I was still sitting on the doorstep when Ken, Leslie and Peggy returned. I heard them laughing with one of the gardeners when they spotted me sitting with the iguana. “They are good to eat,” the gardener told them. “They taste like chicken.” Naturally. My friends approached quietly, not wanting to scare Iggy.

“Don’t worry, the iguana is in love.” I doubt that a brass band would have disturbed him. Ken, Leslie, and Peggy each sat down on the porch step where I had been to admire our new best friend. We went inside with the iguana still staring at himself, deeply in love, or perhaps lust. He was still there when we left 45 minutes later, but had departed when we returned in four hours, undoubtedly heart-broken.

Peggy sat where I had and admired the iguana as he tried to reach his reflection.

Peggy sat where I had and admired the iguana as he tried to reach his reflection.

Two days later Peggy and I noticed that another iguana was outside, this time at the door leading to our pool. “Do you think he will come in if we open the door this time?” Peggy asked. “One way to find out,” I responded. Sure enough, a few minutes later we saw a head peaking in. And then the whole iguana followed. Peggy quickly jumped up and closed the door to our bedroom. We might find an iguana in our living room and kitchen amusing. Sleeping under our bed or in our shower would be another issue. He (I am assuming it was a male) wandered around looking for the beautiful girl iguana he knew lived in our villa. He stopped to eat a couple of mosquitos, his big tongue lashing out. (“Go big fellow!” we urged.) Finally, I opened the front door. Off he went.

We left the door open to see if the iguana would come inside searching for the other iguana. We were thrilled to see his head appear…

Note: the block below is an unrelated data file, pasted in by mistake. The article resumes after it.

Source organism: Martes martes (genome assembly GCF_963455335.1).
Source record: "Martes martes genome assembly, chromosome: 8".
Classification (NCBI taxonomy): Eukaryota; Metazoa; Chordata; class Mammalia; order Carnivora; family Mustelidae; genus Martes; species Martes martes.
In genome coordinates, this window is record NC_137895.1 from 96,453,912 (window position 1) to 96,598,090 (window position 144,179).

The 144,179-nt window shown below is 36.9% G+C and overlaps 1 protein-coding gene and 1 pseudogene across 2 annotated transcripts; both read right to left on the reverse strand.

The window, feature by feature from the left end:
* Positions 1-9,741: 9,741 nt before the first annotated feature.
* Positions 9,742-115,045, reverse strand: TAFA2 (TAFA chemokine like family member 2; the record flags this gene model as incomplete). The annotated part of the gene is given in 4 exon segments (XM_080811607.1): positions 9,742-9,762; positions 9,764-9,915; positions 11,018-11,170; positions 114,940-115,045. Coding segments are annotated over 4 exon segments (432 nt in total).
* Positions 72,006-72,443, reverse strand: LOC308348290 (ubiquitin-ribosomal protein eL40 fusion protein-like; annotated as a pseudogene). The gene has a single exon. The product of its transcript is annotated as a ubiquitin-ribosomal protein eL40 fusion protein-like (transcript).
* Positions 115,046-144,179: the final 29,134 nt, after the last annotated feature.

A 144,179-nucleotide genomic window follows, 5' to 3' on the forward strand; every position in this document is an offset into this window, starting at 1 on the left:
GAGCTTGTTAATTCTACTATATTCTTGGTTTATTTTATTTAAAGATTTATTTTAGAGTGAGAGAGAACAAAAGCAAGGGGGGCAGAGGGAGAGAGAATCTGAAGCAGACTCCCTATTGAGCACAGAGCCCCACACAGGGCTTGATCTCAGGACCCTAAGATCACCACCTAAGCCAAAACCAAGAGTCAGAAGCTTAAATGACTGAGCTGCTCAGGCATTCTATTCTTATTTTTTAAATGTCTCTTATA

We left the door open to see if the iguana would come inside searching for the other iguana. We were thrilled to see his head appear…

…Soon to be followed by the rest of the iguana.

…Soon to be followed by the rest of the iguana.

The iguana settled onto the floor and checked us our. He looked much less beat up than the first iguana that had come to visit. Note the size of the claws.

The iguana settled onto the floor and checked us out. He looked much less beat up than the first iguana that had come to visit. Note the size of the claws.

He was truly a handsome specimen.

He was truly a handsome specimen.

Iguanas are common in Puerto Vallarta. We often spot them on the Rio Cuale, big fellows hanging out in the trees above the river— and this isn’t the first time we have spotted them at our villa. Their images are captured in everything from tourist trinkets to expensive art. They even played a major role in Puerto Vallarta’s top industry: tourism.

This big fellow was taking his afternoon siesta in a tree next Puerto Vallarta’s attractive River Cuale.

This big fellow was taking his afternoon siesta in a tree next Puerto Vallarta’s attractive River Cuale.

This small vase with a beaded iguana was made by our friend, Ernesto, a Huichol Indian, for our grandson Ethan whom he had met two years ago.

This small vase with a beaded iguana was made by our friend, Ernesto, a Huichol Indian, for our grandson Ethan whom he had met two years ago.

We found this large mural of an iguana in Old Town Puerto Vallarta.

We found this large mural of an iguana in Old Town Puerto Vallarta.

In 1964, Hollywood director John Huston brought his all-star cast of Richard Burton, Ava Gardner, and Deborah Kerr to the area to film The Night of the Iguana (thus the title of this blog), which was based on a play written by Tennessee Williams in 1961. To add a little spice, Burton, who was still married, brought along his future wife, Elizabeth Taylor. Hollywood had discovered Puerto Vallarta, and, because of the scandal between Dick and Liz, the world did as well.

Richard Burton and Elizabeth Taylor had adjoining houses connected by a bridge when they were in Puerto Vallarta for filming The Night of the Iguana in 1964.

Richard Burton and Elizabeth Taylor had adjoining houses connected by a bridge when they were in Puerto Vallarta for filming The Night of the Iguana in 1964.